Wolastoqiyik and Mi’kmaq say they are allies in land rights despite overlapping title claims
As several Indigenous nations of eastern Canada make overlapping claims to their traditional lands, they say the biggest obstacle will not be how to deal with each other, but with the New Brunswick government.
Last week, Mi’gmawe’l Tplu’taqnn Inc. (MTI), a Mi’kmaw rights collective in New Brunswick, released a map of its territory, covering most of the province and dealing with territory claimed by the Wolastoqey Nation overlap.
Chief Patricia Bernard of Madawaska Maliseet First Nation, part of the Wolastoqey Nation, said the maps show the two groups shared some lands and that hard borders were a colonial concept.
“We are partners. We are allies in this. Our biggest challenge is getting the province to recognize that,” she said.
She said the groups had already had two meetings and the discussions would result in a wampum agreement.
“These are things that we will work out. It’s all done in a friendly way and it’s a process to do it,” said Bernard.
Hugh Akagi, chief of the Peskotomukati nation in Skutik, near St Andrews, NB, said he needed to take the time to review the Mi’kmaq and Wolastoqiyik title claims. He added that pursuing title claims in Canada’s court system is like demanding sovereignty from your oppressor.
“I think the first thing we need to do is remove the Oppressor from the conversation and that means his law and his rules,” Akagi said.
He said he was keen to maintain good relations with the other indigenous groups but preferred not to involve governments in these discussions.
Aboriginal title is the legal right of indigenous peoples to their traditional lands. Both the Wolastoqiyik and Mi’kmaq say that these rights were not wiped out when they signed the Peace and Friendship Treaties in the 17th century.
The Province of New Brunswick emailed that the entire province was being claimed by various Indigenous groups and had received notification of the claim from MTI.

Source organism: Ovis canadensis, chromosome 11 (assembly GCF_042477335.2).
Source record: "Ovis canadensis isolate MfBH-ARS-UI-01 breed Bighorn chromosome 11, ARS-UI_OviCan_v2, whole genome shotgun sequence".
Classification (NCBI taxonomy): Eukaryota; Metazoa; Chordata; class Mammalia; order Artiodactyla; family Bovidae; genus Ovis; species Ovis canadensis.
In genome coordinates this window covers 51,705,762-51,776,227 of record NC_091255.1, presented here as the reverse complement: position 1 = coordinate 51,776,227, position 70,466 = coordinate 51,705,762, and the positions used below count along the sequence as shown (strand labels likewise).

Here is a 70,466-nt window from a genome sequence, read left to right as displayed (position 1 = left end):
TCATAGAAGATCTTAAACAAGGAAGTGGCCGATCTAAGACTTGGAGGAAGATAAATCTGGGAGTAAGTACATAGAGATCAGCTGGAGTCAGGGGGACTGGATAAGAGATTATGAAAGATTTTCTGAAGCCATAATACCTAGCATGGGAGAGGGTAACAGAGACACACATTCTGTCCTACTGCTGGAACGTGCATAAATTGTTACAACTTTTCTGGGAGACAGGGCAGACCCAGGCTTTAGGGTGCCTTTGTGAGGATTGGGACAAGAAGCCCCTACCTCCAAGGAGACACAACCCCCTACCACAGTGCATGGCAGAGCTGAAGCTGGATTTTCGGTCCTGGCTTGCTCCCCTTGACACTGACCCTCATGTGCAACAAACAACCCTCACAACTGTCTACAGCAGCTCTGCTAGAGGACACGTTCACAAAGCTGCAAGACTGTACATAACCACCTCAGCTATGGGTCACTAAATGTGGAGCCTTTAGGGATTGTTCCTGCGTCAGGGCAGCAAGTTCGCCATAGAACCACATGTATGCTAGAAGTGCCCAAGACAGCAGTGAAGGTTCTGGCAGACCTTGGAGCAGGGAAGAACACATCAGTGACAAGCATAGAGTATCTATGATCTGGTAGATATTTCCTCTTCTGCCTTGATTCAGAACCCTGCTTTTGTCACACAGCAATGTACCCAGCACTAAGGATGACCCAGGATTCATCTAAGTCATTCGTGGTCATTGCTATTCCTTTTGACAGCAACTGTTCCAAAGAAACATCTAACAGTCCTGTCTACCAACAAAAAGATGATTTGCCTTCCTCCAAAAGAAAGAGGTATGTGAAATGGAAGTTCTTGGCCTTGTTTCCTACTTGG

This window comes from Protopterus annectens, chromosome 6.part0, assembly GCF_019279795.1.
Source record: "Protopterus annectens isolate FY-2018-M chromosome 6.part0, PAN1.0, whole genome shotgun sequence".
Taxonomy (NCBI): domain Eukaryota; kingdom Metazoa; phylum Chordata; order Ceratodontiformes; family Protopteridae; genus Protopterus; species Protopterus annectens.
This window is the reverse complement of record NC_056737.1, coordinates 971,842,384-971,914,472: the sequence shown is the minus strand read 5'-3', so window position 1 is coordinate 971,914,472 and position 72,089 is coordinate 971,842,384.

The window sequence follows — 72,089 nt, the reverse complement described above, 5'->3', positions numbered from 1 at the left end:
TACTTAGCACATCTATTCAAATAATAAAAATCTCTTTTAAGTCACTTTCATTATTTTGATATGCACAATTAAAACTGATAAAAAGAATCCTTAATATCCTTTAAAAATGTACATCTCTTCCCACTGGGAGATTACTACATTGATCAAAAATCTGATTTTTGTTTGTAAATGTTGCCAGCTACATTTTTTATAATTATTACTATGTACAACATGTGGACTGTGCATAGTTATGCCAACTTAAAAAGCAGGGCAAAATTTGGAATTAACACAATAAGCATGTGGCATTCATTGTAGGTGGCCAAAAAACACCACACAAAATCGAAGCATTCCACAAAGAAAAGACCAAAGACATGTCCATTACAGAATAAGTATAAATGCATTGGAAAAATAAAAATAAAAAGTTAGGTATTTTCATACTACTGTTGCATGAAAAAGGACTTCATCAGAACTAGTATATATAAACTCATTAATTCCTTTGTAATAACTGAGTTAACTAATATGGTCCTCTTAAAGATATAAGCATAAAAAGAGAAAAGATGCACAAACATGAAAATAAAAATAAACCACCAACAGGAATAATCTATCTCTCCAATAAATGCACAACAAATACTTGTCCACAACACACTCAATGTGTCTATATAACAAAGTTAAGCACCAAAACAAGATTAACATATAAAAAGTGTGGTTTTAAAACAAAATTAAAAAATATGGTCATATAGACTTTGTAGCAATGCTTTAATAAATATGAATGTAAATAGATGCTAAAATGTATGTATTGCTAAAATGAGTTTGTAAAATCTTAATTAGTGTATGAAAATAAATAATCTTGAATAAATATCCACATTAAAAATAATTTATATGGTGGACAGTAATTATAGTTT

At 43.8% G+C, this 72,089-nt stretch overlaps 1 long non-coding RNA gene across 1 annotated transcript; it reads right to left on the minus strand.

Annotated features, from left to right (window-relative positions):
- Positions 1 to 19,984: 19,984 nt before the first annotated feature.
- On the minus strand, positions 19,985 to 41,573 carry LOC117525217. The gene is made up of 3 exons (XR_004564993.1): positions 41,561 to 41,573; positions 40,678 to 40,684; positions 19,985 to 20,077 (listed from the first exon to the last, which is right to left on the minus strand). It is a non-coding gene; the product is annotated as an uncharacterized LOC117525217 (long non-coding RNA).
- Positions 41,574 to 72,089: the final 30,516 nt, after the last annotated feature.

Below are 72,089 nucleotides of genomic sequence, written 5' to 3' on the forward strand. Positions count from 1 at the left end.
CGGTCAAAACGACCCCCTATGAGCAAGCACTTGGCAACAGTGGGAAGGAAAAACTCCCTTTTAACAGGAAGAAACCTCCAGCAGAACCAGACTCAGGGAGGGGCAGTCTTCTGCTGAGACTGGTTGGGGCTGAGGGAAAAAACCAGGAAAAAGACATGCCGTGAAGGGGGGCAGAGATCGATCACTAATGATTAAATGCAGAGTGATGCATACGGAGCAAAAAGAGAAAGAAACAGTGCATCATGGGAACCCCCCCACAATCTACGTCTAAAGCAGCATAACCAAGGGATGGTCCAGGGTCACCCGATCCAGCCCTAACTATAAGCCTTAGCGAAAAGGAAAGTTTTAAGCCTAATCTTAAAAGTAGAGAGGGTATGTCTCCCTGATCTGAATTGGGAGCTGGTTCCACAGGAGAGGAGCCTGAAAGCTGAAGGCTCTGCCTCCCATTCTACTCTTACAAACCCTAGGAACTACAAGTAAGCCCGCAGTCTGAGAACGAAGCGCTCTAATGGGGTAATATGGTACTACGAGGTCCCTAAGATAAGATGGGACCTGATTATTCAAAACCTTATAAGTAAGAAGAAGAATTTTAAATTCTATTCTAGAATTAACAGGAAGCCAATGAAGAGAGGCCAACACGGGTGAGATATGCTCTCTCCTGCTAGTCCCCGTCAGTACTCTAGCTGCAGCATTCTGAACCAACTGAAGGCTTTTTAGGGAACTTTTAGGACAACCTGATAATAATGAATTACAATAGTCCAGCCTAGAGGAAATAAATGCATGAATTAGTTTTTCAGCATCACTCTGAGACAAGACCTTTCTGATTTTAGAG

“The province will address the Mi’gmaq position in due course and as part of that process must consider how this implies the current Wolastoqey claim to land in the Mi’gmaq map area,” said province spokesman David Kelly.
Crown-Indigenous Relations and Northern Affairs Canada said a tripartite framework was signed with MTI, the Canadian government and the Province of New Brunswick in 2017, setting out priority discussions including Aboriginal title.
Discussions are under way for the title with the Elsipogtog First Nation and the Peskotomuhkati Nation in Skutik, while the Wolastoqey Nation is seeking the title in court.
“Consistent with the principle of self-determination, matters involving overlapping claims or assertions of Aboriginal rights and titles by neighboring nations are best addressed through inter-nation discussions,” Randy Legault-Rankin, a spokesman for CIRNAC, said per E-mail.
Building on Elsipogtog claim
The Elsipogtog First Nation applied for the Aboriginal title in 2016, claiming the traditional Mi’kmaw territory of Siknikt on behalf of the Mi’kmaw Nation.
In 2019, the community signed a Memorandum of Understanding with the Government of Canada. Elsipogtog’s attorney, Bruce McIvor, said talks were going well between all parties except the provincial government.
“The province has so far refused to come to the table and engage in meaningful discussion,” said McIvor, a partner at First Peoples Law.
McIvor said his clients and MTI share a common goal of securing the title for the entire Mi’kmaw Nation and that the map “builds on the good work that Elsipogtog has done on this.”
“It doesn’t go as far as Elsipogtog did in filing a title claim in 2016, but it is consistent with the title claim that was filed and it’s good to see MTI taking a more confident position on these important issues,” said McIvor.
Eel Ground First Nation Chief George Ginnish said the map was released to bring the province to the table. MTI represents its community and seven others in the title discussions.
Ginnish said he hopes the title claims could bring economic stability to the nine Mi’kmaw communities.
“How do we make life good, especially for our children, so that they feel the world is a good place, that there are opportunities for them? You know, that’s what we want to do,” Ginnish said.
He said all indigenous groups are working together on the file, but it could take some time before land borders are settled.